Nintendo's (OTC:NTDOY) stock declined about 30% this year as investors fretted over its post-pandemic slowdown. The Japanese gaming giant's revenue rose 34% in fiscal 2020, which ended this March, as many people purchased Switch consoles and games throughout the pandemic.

Unfortunately, Nintendo expects its revenue to decline 9% in fiscal 2021 against a tough year-over-year comparison. It expects the ongoing chip shortage to exacerbate that slowdown, and it's facing fresh competition from Sony and Microsoft's newest consoles.

Those concerns dampened the market's enthusiasm for Nintendo's stock since the company generated nearly 97% of its revenue from its gaming consoles and software in fiscal 2020. However, investors shouldn't overlook its tiny licensing division, which could grow a lot bigger over the next few years.

Mario and Luigi.

Image source: Nintendo.

A closer look at Nintendo's mobile and licensing business

Nintendo's "mobile and IP related income" unit generated 3.2% of its revenue last year, while the legacy playing cards unit -- which has existed since Nintendo's founding in 1889 -- generated just 0.1% of its revenues.

Nintendo's mobile and IP division has generated most of its revenue from mobile games ever since it launched the first title, Super Mario Run, back in 2016.

It subsequently launched more mobile games, including Fire Emblem Heroes, Animal Crossing: Pocket Camp, Dr. Mario World, and Mario Kart Tour -- most of which were developed by its licensed partner DeNa -- as well as nearly a dozen Pokémon games with its co-owned affiliate, The Pokémon Company.

Nintendo's mobile gaming business got off to a very strong start in fiscal 2016, but its momentum quickly faded over the following four years:

Mobile and IP Business

FY 2016

FY 2017

FY 2018

FY 2019

FY 2020

Revenue growth (YOY)

322.9%

62.1%

17%

11.5%

11.3%

Percentage of revenue

5%

3.7%

3.8%

3.9%

3.2%

Data source: Nintendo. YOY = year over year.

That deceleration can be attributed to the sluggish pace of Nintendo's new mobile game releases and to intense competition from other games. Last June, company president Shuntaro Furukawa declared that Nintendo was "not necessarily looking" at launching "many" more mobile games.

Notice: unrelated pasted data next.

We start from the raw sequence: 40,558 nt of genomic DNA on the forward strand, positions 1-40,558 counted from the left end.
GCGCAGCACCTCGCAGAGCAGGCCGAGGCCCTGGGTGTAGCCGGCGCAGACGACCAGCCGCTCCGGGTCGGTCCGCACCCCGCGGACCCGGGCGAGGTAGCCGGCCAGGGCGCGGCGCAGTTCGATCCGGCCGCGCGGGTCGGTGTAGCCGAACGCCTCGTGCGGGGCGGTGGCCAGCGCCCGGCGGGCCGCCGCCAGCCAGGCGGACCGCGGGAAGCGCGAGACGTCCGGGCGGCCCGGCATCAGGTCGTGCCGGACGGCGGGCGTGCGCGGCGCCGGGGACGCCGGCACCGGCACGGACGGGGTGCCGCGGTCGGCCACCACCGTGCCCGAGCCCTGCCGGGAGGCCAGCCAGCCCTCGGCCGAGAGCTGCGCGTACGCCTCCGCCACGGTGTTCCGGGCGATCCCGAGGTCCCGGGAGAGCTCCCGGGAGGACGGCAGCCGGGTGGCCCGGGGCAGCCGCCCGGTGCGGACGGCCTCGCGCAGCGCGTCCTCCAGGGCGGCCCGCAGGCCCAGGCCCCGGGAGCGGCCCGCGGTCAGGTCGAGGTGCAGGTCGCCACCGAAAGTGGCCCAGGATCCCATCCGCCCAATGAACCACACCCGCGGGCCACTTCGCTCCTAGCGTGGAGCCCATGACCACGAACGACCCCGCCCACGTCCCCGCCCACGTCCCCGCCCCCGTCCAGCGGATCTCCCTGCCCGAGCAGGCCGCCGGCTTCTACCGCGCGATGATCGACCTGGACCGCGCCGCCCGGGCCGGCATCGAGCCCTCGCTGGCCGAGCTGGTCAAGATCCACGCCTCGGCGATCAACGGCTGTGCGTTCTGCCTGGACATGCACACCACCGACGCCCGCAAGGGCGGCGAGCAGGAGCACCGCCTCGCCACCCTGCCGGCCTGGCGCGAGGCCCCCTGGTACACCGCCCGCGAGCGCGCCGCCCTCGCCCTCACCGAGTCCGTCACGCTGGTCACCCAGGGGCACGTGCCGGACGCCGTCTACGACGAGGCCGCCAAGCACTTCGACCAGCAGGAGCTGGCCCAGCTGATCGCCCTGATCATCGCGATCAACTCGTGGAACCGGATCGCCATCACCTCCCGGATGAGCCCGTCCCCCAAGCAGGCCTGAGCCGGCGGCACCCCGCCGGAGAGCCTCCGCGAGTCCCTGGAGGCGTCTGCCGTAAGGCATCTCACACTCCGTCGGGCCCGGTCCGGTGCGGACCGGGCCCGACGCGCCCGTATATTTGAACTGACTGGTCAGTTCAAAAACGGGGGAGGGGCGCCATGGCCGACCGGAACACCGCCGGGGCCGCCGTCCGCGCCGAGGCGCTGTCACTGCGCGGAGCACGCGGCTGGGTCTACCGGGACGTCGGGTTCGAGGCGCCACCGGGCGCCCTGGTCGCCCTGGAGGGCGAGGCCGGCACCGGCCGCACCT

Instead of trying to generate fresh growth for the business segment by launching more mobile games, Nintendo will likely follow in Disney's footsteps by securing more IP licensing agreements for its flagship franchises -- which include Mario, Zelda, Donkey Kong, Animal Crossing, and Metroid.

How will Nintendo expand its licensing business?

Nintendo is targeting four markets with its licensing deals: merchandise, mobile apps, theme parks, and visual content like TV shows and movies.

In the merchandise market, Nintendo has been licensing its characters to third-party toy makers like Hasbro and Mattel, apparel brands including Levi's and Puma, and cosmetic makers such as ColourPop.

In the mobile market, Nintendo will likely license more of its top franchises to DeNa and other developers -- which would enable it to release a steady stream of mobile games without shouldering more development costs.

In the theme park market, Nintendo has been working with Comcast's (NASDAQ:CMCSA) NBCUniversal to develop Super Nintendo World expansions for its Universal Studios theme parks. Universal already opened its first location in Japan earlier this year, and it plans to add the expansion to its parks in California, Florida, and Singapore.

As for visual content, Nintendo is working with NBCUniversal's Illumination, the animation studio that created The Minions, to create a Super Mario animated movie. The movie, which will be released next December, could pave the way for additional films based on Nintendo franchises.

The licensing business could grow a lot larger

Nintendo's licensing business won't generate enough revenue to move the needle anytime soon. But the business could grow significantly in the future as Universal opens more Super Nintendo Worlds and greenlights more movies and TV shows.

Nintendo's collaborations with Levi's and Puma could draw in more apparel makers, and the company could secure additional partnerships with Hasbro, Mattel, and other top toy makers. All those licensing agreements could make Nintendo's characters as ubiquitous as Disney's characters while tethering fresh generations of consumers to its flagship gaming franchises.

Therefore, Nintendo's licensing business might seem tiny today, but it could still have a very bright future and gradually diversify the company's core business away from the cyclical market of video game consoles.

 
This article represents the opinion of the writer, who may disagree with the “official” recommendation position of a Motley Fool premium advisory service. We’re motley! Questioning an investing thesis -- even one of our own -- helps us all think critically about investing and make decisions that help us become smarter, happier, and richer.